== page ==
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Watching The Left Write its History of the 2019 GE

Summary:
“The very ink with which History is written is merely fluid prejudice.” Mark Twain’s quote seems apt at the moment as we see the rapid writing of the history of the 2019 general election by different factions of the Labour party. Most try to fit within a certain frame i.e. explaining why young people tended towards voting Labour, as well as why the red wall collapsed. It is also important to remember why these histories are being written and in many ways rewritten too. Many have ties to or animosity towards the current leadership faction. Ties which will also be closely mapped to future leadership contenders. While it would be easy to think that the left of the party would be more loyal and accuse others of sabotage while the right of the party accuse the leadership of the failure, this is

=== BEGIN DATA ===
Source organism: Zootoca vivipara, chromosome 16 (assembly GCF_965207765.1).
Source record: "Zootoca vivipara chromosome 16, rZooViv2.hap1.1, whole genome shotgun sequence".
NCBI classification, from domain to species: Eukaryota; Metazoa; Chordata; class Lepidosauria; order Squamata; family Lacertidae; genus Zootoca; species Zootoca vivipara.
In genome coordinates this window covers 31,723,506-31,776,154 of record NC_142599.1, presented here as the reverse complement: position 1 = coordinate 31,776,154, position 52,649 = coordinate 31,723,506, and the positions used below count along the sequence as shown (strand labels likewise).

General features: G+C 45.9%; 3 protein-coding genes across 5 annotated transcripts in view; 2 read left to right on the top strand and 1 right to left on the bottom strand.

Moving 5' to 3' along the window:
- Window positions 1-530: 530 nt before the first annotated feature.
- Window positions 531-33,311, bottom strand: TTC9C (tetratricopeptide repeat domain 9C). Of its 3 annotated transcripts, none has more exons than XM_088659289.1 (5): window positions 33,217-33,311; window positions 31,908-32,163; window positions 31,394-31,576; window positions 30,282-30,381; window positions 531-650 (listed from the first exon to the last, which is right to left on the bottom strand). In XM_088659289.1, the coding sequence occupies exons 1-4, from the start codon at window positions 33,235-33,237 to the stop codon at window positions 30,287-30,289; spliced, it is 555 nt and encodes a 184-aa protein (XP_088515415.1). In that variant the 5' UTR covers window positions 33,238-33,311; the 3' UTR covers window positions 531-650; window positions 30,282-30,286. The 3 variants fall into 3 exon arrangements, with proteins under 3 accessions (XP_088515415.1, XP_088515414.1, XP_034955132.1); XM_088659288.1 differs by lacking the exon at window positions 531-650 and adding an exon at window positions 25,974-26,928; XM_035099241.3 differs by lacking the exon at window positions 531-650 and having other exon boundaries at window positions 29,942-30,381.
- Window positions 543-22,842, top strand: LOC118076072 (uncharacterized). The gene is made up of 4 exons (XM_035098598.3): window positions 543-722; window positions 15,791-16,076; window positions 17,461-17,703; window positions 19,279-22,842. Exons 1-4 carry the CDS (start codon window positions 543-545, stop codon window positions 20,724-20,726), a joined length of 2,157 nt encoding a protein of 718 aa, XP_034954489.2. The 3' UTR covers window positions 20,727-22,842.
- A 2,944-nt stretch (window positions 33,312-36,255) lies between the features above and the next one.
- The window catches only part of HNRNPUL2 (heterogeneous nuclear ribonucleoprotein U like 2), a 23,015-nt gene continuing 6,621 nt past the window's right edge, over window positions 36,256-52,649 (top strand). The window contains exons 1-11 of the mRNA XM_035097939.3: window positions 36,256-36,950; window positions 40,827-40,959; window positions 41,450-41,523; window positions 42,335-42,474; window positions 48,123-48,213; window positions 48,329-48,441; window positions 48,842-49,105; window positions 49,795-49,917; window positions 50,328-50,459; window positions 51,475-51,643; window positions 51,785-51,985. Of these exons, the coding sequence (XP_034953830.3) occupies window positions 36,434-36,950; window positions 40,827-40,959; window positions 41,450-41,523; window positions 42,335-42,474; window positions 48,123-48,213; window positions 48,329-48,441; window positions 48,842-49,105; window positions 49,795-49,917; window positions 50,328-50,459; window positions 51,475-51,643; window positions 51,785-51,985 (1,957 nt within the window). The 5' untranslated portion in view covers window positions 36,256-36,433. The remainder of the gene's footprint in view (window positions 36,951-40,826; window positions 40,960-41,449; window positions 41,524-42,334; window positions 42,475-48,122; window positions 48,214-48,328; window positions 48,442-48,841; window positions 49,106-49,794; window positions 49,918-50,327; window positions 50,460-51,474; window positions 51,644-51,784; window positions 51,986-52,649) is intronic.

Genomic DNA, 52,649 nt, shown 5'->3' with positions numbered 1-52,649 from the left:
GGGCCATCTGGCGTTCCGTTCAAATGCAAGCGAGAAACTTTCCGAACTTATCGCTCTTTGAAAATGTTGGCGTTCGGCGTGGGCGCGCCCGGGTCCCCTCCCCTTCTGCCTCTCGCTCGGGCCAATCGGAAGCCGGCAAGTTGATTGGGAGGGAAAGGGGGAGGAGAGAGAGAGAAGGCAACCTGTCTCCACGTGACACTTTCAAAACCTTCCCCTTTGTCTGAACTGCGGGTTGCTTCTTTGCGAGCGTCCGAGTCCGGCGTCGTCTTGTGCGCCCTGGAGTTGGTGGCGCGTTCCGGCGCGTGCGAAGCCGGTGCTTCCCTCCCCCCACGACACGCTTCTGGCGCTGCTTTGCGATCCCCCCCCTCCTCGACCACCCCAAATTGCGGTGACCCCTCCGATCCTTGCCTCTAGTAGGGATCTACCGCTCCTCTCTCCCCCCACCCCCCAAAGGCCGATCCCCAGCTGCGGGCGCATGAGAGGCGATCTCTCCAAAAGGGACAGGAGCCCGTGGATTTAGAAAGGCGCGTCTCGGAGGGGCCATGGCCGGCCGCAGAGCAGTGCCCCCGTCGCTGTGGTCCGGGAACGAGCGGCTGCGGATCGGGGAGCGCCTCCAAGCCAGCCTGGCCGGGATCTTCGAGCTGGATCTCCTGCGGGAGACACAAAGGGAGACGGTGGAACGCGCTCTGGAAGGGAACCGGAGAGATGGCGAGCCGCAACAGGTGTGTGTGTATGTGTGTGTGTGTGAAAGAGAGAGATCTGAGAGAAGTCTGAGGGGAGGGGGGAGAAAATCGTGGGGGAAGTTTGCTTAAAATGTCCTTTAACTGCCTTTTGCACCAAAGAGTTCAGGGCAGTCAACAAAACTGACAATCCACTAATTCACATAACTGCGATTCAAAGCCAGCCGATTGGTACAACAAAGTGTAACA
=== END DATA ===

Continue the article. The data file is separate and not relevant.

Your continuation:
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“The very ink with which History is written is merely fluid prejudice.” Mark Twain’s quote seems apt at the moment as we see the rapid writing of the history of the 2019 general election by different factions of the Labour party. 

Most try to fit within a certain frame i.e. explaining why young people tended towards voting Labour, as well as why the red wall collapsed. It is also important to remember why these histories are being written and in many ways rewritten too. Many have ties to or animosity towards the current leadership faction. Ties which will also be closely mapped to future leadership contenders. While it would be easy to think that the left of the party would be more loyal and accuse others of sabotage while the right of the party accuse the leadership of the failure, this is not the full story even if it still makes up a large part of it. Many on the left of the party especially the young voices do voice considerable criticism regarding dealing of anti-semitism and so on.